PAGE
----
We live in the foothills of the Olympic Mountains in northwest Washington state. At our elevation of about 1000′, we typically get a fair amount of snow between November and February. An average winter would include a lot of nights with temperatures in the 20s, some nights in the teens and often a week or so in single digits in December. We have been raising free-range chickens here since 2007, and turkeys and ducks since 2008.
We are also off the grid, so we don’t use things like heat lamps in the coops. In fact, none of our coops are heated or insulated. So how do we keep our birds warm and comfortable during freezing weather?
One important consideration is breed selection. Some turkeys (as well as other poultry) are more cold-hardy than others. If you live in an area with harsh winters, do try to find a breed known to be cold-hardy. It’s also a good idea to talk to others in the area who have some experience raising turkeys, and get their advice.
With chickens, usually a main concern is frostbitten combs. I wondered myself, with their bare heads and large wattles, about how our Midget White turkeys would manage when we had days with the temperature staying below freezing. At the time I could not find anything in books or blogs about this, so we just had to learn from experience. Turns out, the turkeys were just fine. We didn’t do anything special to help prevent frostbite. However, there are a few tips I can give you that have proven consistently useful.
First, turkeys, when given the choice, will opt to spend the night roosting outdoors, usually in a tree. Unlike our chickens, they don’t seem to mind being out in the rain or snow; the toms especially seem disinclined to get out of the weather. The first couple of years we had turkeys, we were chasing them out of the trees every night. At this point, almost all the turkeys we have were hatched on our farm, by broody hens, so they learned from their mamas to go into a coop to roost at night. This not only keeps them out of the bad weather, it also helps minimize predator problems.
The important thing about turkeys roosting in a coop is to make sure the roosts are big enough. Even smallish turkeys like the Midget White have large feet. Like chickens, when turkeys roost, they settle down on their feet and their feathers keep their feet warm. It’s critical to use a roost large enough so their toes can’t go all the way around it; otherwise the tips of their toes won’t be covered by the feathers, so they are vulnerable to frostbite.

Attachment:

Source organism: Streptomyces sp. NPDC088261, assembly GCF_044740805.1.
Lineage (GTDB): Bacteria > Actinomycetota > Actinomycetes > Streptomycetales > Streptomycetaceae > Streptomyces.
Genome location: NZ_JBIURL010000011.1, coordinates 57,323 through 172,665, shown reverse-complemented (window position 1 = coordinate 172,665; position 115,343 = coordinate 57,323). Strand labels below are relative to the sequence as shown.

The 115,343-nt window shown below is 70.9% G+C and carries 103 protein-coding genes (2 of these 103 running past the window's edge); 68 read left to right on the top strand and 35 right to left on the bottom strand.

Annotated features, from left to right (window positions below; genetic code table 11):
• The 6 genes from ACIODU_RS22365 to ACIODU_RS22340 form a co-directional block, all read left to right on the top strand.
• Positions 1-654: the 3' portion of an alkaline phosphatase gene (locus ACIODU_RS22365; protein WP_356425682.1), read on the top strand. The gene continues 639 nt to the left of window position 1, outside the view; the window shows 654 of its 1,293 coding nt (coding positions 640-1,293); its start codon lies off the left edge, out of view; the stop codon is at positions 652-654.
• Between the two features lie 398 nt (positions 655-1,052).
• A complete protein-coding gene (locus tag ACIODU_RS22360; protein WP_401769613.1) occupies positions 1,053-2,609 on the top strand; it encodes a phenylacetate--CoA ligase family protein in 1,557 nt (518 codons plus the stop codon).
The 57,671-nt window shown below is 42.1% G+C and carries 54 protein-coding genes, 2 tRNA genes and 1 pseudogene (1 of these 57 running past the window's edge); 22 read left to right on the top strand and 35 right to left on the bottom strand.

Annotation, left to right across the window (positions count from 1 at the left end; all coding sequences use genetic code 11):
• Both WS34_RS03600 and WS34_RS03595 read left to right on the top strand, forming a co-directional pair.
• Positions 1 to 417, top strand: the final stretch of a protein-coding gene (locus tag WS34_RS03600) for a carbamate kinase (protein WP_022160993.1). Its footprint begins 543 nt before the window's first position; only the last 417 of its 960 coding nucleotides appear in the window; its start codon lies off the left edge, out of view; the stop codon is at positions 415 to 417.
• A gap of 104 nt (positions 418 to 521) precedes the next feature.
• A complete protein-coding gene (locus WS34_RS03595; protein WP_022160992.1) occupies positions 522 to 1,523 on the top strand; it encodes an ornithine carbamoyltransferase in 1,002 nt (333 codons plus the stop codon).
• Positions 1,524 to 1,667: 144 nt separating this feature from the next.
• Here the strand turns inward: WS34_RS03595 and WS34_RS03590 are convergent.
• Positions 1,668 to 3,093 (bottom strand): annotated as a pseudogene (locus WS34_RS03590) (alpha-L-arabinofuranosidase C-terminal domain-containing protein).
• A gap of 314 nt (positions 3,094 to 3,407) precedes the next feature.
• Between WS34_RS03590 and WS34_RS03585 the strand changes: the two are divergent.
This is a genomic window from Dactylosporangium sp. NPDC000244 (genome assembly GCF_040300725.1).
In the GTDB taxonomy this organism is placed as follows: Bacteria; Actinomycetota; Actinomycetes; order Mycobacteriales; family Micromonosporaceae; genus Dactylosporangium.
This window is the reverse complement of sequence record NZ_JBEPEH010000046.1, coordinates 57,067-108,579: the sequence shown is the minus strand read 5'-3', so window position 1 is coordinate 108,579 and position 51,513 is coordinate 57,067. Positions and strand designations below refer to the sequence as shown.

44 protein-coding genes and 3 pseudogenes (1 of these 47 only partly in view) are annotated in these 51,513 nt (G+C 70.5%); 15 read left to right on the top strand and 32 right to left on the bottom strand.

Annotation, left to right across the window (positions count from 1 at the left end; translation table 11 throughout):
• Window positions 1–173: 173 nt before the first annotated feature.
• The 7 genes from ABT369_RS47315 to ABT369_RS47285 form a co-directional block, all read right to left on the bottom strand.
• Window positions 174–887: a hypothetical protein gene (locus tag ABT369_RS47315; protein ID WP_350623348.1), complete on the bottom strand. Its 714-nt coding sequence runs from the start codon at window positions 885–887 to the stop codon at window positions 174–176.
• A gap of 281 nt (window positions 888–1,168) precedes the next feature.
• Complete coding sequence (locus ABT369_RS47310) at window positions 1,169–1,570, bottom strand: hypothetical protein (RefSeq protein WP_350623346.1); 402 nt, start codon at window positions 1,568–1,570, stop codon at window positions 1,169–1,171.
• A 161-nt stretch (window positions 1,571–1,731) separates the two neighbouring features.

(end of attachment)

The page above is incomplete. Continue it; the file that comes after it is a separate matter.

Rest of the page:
What’s worked well for us is to use cedar 2x4s for roosts. If you have another kind of heritage turkey (most of which are larger than the Midget White) you may need to try something even larger. We turn the 2x4s so the wide side is turned up. This seems to be just fine for all ages of turkeys. Our turkey roosts are about 6 feet long; depending on the size of your turkeys, if you use roosts longer than this, they may need extra support in the middle.
Another thing we do in cold weather is to bump up the birds’ carbohydrate intake. The easiest way we’ve found to do this is to feed out some cracked corn an hour or two before they go into their coops for the night. This gives them a carbo boost to help regulate their body heat during the long cold winter night.
One other bit of advice I’d like to share: In the winter it’s even more important to keep up with cleaning your coops out regularly. The birds are spending more time in those coops than they do outdoors when the days are short, and most of their poop is in there with them. Birds are quite vulnerable to respiratory problems, so please keep those coops clean and dry.
This is also a good time to make sure that there is adequate ventilation in your coops. It’s easy to think that your birds will be warmer and more comfortable if you close up the windows, but air circulation is critical. I promise, it won’t hurt your birds.
To sum up: Select cold-hardy breeds if you live where winters are cold. Make sure your roosts are large and sturdy enough for your turkeys. Help keep them warm at night with extra carbohydrate before you tuck them in. Keep those coops clean, dry, and well-ventilated. Your turkeys –and other poultry– will be happier and healthier.
My first book, Pure Poultry: Living Well with Heritage Chickens, Turkeys and Ducks, offers many more tips and insights about keeping heritage poultry year-round no matter where you live.
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